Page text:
- Category: International
- Created on Sunday, 24 January 2010 22:33
- Written by AK
This was dictated by phone. The call was tape recorded and then we transcribed and translated it. These were, in fact, 'precious few minutes.'"
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There is so much misinformation, rumors and fears swirling around the discussion about Haiti.
On the one hand, I want to spend the precious few minutes I have with you to debunk these rumors. I want to point out how the fear of Haitians as the violent black savage is rooted in long-standing racism.
I want to point out how the rumors of violence are spread not only by the foreign media, where surely you have heard them, but also by those in power within our own country who benefit from portraying the masses of ordinary Haitians as violent, dangerous criminals.
I want to point out to you how the misinformation is costing lives! How the international aid agencies have drawn lines on a map, segregating our city in red zones, green zones and the like; and how this segregation is preventing food and water from reaching those who need it most.
I would like to explain all these things to you and many more but, unfortunately, I do not have the opportunity at this moment to do so.
Instead, I would like to talk about why this terrible event happened and why the cost has reached such great proportions. In fact, no one could have predicted the earthquake. It is true that scientists have devised a technique to warn of approaching earthquakes, but still, this only gives a few moments warning if at all. So, I know that we could not have learned of this impending disaster with enough time to adequately prepare.
Here in Haiti some say that the earthquake is a sign of God, that it is the end times.
Of course any thinking person knows that this is rubbish. But it is believed by many so when I encounter a person who purports this idea I must respond to him. I say,
“Brother, I know you believe in the word of the bible, but the events of last week, they don’t even fit with what the bible says. I know we don’t agree on matters of religion, but surely, if you look and see that this event was not described in the Bible then you can stop grasping at that as the explanation for what occurred. Let’s look at this scientifically. For scientists surely tell us that the earth is made of plated sections that move and that they move all the time. When we feel it, we say: ‘hey, it’s an earthquake!’ This is no act of God; it’s a natural thing that happens to the earth under our feet.”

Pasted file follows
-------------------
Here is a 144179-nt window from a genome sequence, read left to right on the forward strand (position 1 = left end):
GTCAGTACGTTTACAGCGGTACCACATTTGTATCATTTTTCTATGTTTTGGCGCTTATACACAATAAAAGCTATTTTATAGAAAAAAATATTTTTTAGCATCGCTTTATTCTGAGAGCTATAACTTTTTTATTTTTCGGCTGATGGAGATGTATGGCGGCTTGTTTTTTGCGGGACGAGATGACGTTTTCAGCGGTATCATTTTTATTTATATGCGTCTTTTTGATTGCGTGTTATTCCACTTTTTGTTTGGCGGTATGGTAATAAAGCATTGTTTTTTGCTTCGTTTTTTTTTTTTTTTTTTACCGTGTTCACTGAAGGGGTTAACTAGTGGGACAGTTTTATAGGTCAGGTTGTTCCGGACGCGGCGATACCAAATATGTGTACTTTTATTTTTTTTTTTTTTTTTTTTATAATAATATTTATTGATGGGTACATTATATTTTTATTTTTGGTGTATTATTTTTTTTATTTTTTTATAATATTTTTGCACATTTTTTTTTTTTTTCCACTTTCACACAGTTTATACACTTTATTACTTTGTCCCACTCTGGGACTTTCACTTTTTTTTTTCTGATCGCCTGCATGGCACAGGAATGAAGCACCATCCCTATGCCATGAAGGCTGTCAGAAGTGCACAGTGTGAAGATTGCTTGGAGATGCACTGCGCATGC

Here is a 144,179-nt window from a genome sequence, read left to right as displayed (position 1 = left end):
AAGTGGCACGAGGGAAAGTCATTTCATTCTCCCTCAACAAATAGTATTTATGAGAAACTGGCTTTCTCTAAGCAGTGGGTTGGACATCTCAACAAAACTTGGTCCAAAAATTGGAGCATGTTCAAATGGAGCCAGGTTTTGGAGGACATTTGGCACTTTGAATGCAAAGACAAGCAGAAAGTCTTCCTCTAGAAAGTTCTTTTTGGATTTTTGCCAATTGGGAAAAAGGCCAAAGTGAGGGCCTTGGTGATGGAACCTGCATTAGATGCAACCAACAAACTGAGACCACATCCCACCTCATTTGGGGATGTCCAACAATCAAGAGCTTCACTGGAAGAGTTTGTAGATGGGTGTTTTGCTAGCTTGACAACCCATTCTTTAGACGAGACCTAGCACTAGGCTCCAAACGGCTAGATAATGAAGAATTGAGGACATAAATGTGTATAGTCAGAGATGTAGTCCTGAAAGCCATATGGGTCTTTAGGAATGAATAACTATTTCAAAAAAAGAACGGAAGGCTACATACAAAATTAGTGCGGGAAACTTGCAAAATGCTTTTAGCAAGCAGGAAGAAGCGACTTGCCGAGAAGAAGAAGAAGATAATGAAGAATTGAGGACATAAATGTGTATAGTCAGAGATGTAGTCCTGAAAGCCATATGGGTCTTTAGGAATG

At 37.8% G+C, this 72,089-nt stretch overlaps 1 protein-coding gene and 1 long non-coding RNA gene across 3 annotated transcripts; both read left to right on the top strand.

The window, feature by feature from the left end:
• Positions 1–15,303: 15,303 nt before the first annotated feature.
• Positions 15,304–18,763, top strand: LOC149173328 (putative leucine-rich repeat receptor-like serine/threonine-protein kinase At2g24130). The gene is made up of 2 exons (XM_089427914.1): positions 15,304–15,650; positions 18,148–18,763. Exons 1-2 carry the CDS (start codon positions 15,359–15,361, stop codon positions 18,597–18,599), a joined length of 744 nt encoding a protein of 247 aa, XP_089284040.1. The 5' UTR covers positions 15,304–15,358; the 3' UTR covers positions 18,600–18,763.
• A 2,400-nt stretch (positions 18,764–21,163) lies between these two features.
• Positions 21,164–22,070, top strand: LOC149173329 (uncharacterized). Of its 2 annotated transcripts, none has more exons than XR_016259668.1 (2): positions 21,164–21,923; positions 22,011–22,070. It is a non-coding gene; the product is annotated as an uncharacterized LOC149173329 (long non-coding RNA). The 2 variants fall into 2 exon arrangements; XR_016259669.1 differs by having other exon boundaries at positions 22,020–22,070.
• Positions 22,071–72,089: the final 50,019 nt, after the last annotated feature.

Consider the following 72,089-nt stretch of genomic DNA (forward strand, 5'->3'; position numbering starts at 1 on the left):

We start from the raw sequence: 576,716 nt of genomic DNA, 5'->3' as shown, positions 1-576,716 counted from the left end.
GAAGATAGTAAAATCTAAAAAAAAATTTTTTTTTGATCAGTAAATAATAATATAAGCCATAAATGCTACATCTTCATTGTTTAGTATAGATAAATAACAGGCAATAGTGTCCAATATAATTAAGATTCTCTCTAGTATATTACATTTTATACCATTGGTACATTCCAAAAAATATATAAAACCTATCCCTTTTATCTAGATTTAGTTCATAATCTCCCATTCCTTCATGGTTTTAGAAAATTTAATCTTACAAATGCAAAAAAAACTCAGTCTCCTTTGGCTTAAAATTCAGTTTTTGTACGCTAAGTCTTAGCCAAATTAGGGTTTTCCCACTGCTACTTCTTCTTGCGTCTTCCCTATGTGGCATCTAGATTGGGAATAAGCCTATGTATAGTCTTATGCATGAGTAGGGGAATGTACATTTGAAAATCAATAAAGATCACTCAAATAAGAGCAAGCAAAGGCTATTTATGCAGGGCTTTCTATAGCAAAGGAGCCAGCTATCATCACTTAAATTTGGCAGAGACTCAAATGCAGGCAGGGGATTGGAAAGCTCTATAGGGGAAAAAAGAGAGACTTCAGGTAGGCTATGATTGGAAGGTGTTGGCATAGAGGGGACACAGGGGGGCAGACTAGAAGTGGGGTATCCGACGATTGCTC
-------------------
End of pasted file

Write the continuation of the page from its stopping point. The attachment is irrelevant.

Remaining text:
The next question is, why did this happen to Haiti? Why now?
Some here think that it was the oil drilling that caused our country to collapse. Perhaps that is so.
There is evidence from other places in the United States and Europe that drilling and mining can be a trigger for earthquakes. And the desire of foreign corporations to drill for oil, well we know that was a factor in the events of 2004. But really, a more important question is this: why was the earthquake so much more devastating for Haiti than for our neighbors? Was it really just that the epicenter was so close to Port-au-Prince, a highly populated area with many people to become potential casualties?
I argue that no, the earthquake was as bad as it was because of the extreme economic poverty of the Haitian people, which was caused in no small part by the foreign powers that occupied us in the past and yearn to dig their fingers into the Haitian pie yet again!
Many years ago, our ancestors threw off the shackles of slavery. We had a revolution. It was the first time that a Black nation had overthrown those in power and abolished slavery. But our ancestors, they wanted recognition from those who previously “owned” us. They wanted acceptance, to be part of a nascent international diplomatic community. So they agreed to pay France to for the cost of the property the French businessman “lost” when we overthrew them. What was this property? Why are you surprised when I say that this property was the cost of us, the slaves?! It was the money that they paid for us and lost when we became free.
Can you think of any greater insult?
Our ancestors agreed to this and we paid France 90 million gold francs. Of course, we didn’t have the money, so we took out loans from banks in the United States. And we cut down our forests and sold the wood to Europe, where it was used to built a beautiful city named Paris.
The debt was not paid off until 1947. So when people ask today, why is Haiti so poor? Why do they build these dangerous structures of unreinforced masonry? The answer is because of the events of history! It is history that led us to where we are today! It is history that explains why the ordinary Haitian is so impoverished that he builds a home which can be swept down the mountain in the hurricane or topples with the shake of the earth.
And, on that note, we can also say, why do we have such problems of flooding, mud slides and the like whenever there is a great storm?
It is because all our old growth trees were cut down and sent to France!
Surely, you can understand that the explanation for Haiti’s troubles does not rest with God or nature alone, but also with the devastation wrought by an economic system that sold people as property and that cares more about profits than human beings.